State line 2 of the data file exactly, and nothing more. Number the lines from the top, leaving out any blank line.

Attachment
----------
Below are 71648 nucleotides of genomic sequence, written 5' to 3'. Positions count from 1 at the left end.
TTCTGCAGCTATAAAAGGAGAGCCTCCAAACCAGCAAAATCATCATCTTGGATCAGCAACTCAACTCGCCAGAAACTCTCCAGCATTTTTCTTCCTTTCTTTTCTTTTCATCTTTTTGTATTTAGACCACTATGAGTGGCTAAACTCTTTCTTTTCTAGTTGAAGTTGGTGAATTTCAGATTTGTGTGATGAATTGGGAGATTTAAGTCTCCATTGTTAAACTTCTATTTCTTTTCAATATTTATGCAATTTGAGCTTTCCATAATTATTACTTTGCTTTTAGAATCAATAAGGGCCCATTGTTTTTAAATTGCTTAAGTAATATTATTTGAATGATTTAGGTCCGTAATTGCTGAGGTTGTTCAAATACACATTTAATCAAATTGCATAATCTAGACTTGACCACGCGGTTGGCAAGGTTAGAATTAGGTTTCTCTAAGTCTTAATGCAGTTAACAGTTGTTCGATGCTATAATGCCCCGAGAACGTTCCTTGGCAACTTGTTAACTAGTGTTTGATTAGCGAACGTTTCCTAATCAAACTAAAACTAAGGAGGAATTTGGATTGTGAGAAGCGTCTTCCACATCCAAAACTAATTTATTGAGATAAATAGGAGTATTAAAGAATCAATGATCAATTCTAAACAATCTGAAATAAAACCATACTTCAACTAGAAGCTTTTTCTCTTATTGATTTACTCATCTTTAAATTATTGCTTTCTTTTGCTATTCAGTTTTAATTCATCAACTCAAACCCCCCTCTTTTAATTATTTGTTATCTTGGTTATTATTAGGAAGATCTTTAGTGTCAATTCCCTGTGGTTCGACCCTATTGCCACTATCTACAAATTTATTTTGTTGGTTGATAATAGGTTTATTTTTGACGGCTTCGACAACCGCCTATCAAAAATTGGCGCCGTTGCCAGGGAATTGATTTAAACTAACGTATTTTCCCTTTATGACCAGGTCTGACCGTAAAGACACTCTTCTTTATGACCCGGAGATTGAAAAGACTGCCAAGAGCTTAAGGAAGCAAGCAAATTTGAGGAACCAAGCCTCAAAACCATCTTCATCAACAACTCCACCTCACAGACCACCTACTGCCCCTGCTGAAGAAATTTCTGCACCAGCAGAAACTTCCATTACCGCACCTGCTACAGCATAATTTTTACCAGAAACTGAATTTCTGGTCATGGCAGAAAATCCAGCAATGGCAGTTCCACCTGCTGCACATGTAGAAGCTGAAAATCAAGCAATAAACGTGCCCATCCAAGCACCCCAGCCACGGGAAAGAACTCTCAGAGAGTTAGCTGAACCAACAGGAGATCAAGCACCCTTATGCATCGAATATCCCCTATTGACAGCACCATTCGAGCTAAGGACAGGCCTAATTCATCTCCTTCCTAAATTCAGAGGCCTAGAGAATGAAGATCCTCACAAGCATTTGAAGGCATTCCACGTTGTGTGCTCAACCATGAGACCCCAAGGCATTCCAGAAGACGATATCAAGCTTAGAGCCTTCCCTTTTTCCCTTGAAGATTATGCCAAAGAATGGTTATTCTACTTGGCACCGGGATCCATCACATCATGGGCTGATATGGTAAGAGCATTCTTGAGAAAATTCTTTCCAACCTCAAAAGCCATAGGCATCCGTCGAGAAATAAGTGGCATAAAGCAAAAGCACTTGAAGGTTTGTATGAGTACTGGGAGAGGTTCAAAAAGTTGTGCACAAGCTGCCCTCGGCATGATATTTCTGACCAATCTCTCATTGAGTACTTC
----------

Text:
TTCTGCAGCTATAAAAGGAGAGCCTCCAAACCAGCAAAATCATCATCTTGGATCAGCAACTCAACTCGCCAGAAACTCTCCAGCATTTTTCTTCCTTTCTTTTCTTTTCATCTTTTTGTATTTAGACCACTATGAGTGGCTAAACTCTTTCTTTTCTAGTTGAAGTTGGTGAATTTCAGATTTGTGTGATGAATTGGGAGATTTAAGTCTCCATTGTTAAACTTCTATTTCTTTTCAATATTTATGCAATTTGAGCTTTCCATAATTATTACTTTGCTTTTAGAATCAATAAGGGCCCATTGTTTTTAAATTGCTTAAGTAATATTATTTGAATGATTTAGGTCCGTAATTGCTGAGGTTGTTCAAATACACATTTAATCAAATTGCATAATCTAGACTTGACCACGCGGTTGGCAAGGTTAGAATTAGGTTTCTCTAAGTCTTAATGCAGTTAACAGTTGTTCGATGCTATAATGCCCCGAGAACGTTCCTTGGCAACTTGTTAACTAGTGTTTGATTAGCGAACGTTTCCTAATCAAACTAAAACTAAGGAGGAATTTGGATTGTGAGAAGCGTCTTCCACATCCAAAACTAATTTATTGAGATAAATAGGAGTATTAAAGAATCAATGATCAATTCTAAACAATCTGAAATAAAACCATACTTCAACTAGAAGCTTTTTCTCTTATTGATTTACTCATCTTTAAATTATTGCTTTCTTTTGCTATTCAGTTTTAATTCATCAACTCAAACCCCCCTCTTTTAATTATTTGTTATCTTGGTTATTATTAGGAAGATCTTTAGTGTCAATTCCCTGTGGTTCGACCCTATTGCCACTATCTACAAATTTATTTTGTTGGTTGATAATAGGTTTATTTTTGACGGCTTCGACAACCGCCTATCAAAAATTGGCGCCGTTGCCAGGGAATTGATTTAAACTAACGTATTTTCCCTTTATGACCAGGTCTGACCGTAAAGACACTCTTCTTTATGACCCGGAGATTGAAAAGACTGCCAAGAGCTTAAGGAAGCAAGCAAATTTGAGGAACCAAGCCTCAAAACCATCTTCATCAACAACTCCACCTCACAGACCACCTACTGCCCCTGCTGAAGAAATTTCTGCACCAGCAGAAACTTCCATTACCGCACCTGCTACAGCATAATTTTTACCAGAAACTGAATTTCTGGTCATGGCAGAAAATCCAGCAATGGCAGTTCCACCTGCTGCACATGTAGAAGCTGAAAATCAAGCAATAAACGTGCCCATCCAAGCACCCCAGCCACGGGAAAGAACTCTCAGAGAGTTAGCTGAACCAACAGGAGATCAAGCACCCTTATGCATCGAATATCCCCTATTGACAGCACCATTCGAGCTAAGGACAGGCCTAATTCATCTCCTTCCTAAATTCAGAGGCCTAGAGAATGAAGATCCTCACAAGCATTTGAAGGCATTCCACGTTGTGTGCTCAACCATGAGACCCCAAGGCATTCCAGAAGACGATATCAAGCTTAGAGCCTTCCCTTTTTCCCTTGAAGATTATGCCAAAGAATGGTTATTCTACTTGGCACCGGGATCCATCACATCATGGGCTGATATGGTAAGAGCATTCTTGAGAAAATTCTTTCCAACCTCAAAAGCCATAGGCATCCGTCGAGAAATAAGTGGCATAAAGCAAAAGCACTTGAAGGTTTGTATGAGTACTGGGAGAGGTTCAAAAAGTTGTGCACAAGCTGCCCTCGGCATGATATTTCTGACCAATCTCTCATTGAGTACTTC